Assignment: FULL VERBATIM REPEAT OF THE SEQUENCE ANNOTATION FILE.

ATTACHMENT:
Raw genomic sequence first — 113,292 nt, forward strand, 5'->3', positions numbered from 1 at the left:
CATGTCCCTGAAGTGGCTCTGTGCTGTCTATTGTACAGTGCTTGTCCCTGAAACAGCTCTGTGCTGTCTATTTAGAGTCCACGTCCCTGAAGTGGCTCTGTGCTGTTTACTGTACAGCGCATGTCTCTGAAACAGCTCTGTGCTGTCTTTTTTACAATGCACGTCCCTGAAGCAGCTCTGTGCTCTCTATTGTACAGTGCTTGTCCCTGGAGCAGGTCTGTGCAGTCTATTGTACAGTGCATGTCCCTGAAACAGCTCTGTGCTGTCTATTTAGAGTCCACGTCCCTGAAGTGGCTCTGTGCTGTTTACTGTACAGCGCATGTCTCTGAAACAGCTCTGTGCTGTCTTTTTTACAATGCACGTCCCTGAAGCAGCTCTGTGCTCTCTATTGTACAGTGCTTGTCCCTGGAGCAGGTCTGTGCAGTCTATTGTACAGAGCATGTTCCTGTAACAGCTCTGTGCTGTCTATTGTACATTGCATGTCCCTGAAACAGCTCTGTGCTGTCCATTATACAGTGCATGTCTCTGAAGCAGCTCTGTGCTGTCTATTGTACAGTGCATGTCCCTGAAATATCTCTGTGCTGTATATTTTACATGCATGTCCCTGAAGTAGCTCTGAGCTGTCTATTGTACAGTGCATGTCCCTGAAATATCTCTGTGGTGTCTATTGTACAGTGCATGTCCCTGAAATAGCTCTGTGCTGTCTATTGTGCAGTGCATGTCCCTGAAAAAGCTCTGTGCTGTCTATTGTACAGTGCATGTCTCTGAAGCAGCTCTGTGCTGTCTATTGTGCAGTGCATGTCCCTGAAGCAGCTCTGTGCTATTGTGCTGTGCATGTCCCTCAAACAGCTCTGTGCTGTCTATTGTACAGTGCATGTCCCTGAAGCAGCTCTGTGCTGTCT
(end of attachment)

Raw genomic sequence first — 113,292 nt, forward strand, 5'->3', positions numbered from 1 at the left:
CATGTCCCTGAAGTGGCTCTGTGCTGTCTATTGTACAGTGCTTGTCCCTGAAACAGCTCTGTGCTGTCTATTTAGAGTCCACGTCCCTGAAGTGGCTCTGTGCTGTTTACTGTACAGCGCATGTCTCTGAAACAGCTCTGTGCTGTCTTTTTTACAATGCACGTCCCTGAAGCAGCTCTGTGCTCTCTATTGTACAGTGCTTGTCCCTGGAGCAGGTCTGTGCAGTCTATTGTACAGTGCATGTCCCTGAAACAGCTCTGTGCTGTCTATTTAGAGTCCACGTCCCTGAAGTGGCTCTGTGCTGTTTACTGTACAGCGCATGTCTCTGAAACAGCTCTGTGCTGTCTTTTTTACAATGCACGTCCCTGAAGCAGCTCTGTGCTCTCTATTGTACAGTGCTTGTCCCTGGAGCAGGTCTGTGCAGTCTATTGTACAGAGCATGTTCCTGTAACAGCTCTGTGCTGTCTATTGTACATTGCATGTCCCTGAAACAGCTCTGTGCTGTCCATTATACAGTGCATGTCTCTGAAGCAGCTCTGTGCTGTCTATTGTACAGTGCATGTCCCTGAAATATCTCTGTGCTGTATATTTTACATGCATGTCCCTGAAGTAGCTCTGAGCTGTCTATTGTACAGTGCATGTCCCTGAAATATCTCTGTGGTGTCTATTGTACAGTGCATGTCCCTGAAATAGCTCTGTGCTGTCTATTGTGCAGTGCATGTCCCTGAAAAAGCTCTGTGCTGTCTATTGTACAGTGCATGTCTCTGAAGCAGCTCTGTGCTGTCTATTGTGCAGTGCATGTCCCTGAAGCAGCTCTGTGCTATTGTGCTGTGCATGTCCCTCAAACAGCTCTGTGCTGTCTATTGTACAGTGCATGTCCCTGAAGCAGCTCTGTGCTGTCT